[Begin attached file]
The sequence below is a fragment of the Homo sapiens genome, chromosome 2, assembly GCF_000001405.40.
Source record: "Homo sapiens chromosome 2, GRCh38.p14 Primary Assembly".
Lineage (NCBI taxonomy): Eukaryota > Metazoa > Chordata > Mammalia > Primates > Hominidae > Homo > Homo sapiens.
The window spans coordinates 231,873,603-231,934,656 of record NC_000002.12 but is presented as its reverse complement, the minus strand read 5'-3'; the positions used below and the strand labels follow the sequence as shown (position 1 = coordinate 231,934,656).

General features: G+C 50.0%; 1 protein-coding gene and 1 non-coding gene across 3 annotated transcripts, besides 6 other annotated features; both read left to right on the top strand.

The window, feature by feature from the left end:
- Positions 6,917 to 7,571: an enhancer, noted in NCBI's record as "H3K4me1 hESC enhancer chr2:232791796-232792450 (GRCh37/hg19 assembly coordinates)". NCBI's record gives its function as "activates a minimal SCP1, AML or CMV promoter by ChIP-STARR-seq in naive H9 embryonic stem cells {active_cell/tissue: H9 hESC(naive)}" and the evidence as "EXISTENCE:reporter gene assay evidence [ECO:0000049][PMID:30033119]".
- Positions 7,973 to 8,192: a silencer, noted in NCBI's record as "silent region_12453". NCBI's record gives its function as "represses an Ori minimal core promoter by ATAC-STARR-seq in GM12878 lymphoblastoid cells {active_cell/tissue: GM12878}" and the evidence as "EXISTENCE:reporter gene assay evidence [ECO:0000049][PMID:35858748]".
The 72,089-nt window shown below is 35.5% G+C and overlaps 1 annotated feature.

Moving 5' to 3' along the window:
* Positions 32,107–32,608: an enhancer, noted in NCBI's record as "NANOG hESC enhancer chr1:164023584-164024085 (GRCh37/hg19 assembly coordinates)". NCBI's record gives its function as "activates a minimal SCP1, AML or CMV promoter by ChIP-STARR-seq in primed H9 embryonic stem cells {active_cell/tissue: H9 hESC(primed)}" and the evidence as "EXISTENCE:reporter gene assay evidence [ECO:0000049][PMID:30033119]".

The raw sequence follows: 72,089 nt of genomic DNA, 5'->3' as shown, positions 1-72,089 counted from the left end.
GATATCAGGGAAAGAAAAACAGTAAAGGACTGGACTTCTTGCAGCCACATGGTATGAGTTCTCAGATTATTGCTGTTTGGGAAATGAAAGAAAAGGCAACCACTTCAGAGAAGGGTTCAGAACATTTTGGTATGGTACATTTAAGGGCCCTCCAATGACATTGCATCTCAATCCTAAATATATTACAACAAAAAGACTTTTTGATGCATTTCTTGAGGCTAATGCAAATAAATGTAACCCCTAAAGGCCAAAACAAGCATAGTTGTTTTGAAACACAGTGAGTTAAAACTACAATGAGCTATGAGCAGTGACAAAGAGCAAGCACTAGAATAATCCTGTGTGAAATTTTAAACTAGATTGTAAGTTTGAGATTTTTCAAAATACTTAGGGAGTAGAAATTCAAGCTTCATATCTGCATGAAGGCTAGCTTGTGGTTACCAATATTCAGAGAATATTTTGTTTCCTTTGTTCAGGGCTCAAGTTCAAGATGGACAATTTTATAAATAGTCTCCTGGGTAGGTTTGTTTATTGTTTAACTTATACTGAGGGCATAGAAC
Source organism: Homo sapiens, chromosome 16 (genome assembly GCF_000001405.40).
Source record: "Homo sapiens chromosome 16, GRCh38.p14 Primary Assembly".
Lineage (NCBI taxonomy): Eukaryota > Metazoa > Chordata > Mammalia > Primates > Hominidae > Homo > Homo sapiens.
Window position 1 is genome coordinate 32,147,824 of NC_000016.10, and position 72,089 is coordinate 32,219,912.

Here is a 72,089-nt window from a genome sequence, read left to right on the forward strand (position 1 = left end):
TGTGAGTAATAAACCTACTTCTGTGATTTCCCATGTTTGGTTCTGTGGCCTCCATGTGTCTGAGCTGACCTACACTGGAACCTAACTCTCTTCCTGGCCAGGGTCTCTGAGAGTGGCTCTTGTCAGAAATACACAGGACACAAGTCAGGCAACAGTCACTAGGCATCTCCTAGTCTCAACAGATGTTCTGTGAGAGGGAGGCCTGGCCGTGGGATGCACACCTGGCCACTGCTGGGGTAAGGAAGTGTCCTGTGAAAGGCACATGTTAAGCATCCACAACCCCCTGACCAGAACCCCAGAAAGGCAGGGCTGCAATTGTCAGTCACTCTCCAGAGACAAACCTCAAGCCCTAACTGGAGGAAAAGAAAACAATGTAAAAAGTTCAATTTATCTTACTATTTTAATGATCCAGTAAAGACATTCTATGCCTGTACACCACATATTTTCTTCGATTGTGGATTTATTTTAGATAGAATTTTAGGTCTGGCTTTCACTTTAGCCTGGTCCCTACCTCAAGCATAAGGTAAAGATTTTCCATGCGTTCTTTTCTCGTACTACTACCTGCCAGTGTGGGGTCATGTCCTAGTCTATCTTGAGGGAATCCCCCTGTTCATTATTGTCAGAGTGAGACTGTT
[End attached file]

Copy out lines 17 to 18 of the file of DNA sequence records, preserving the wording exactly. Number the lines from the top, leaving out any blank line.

Window position 1 is genome coordinate 32,147,824 of NC_000016.10, and position 72,089 is coordinate 32,219,912.

Here is a 72,089-nt window from a genome sequence, read left to right on the forward strand (position 1 = left end):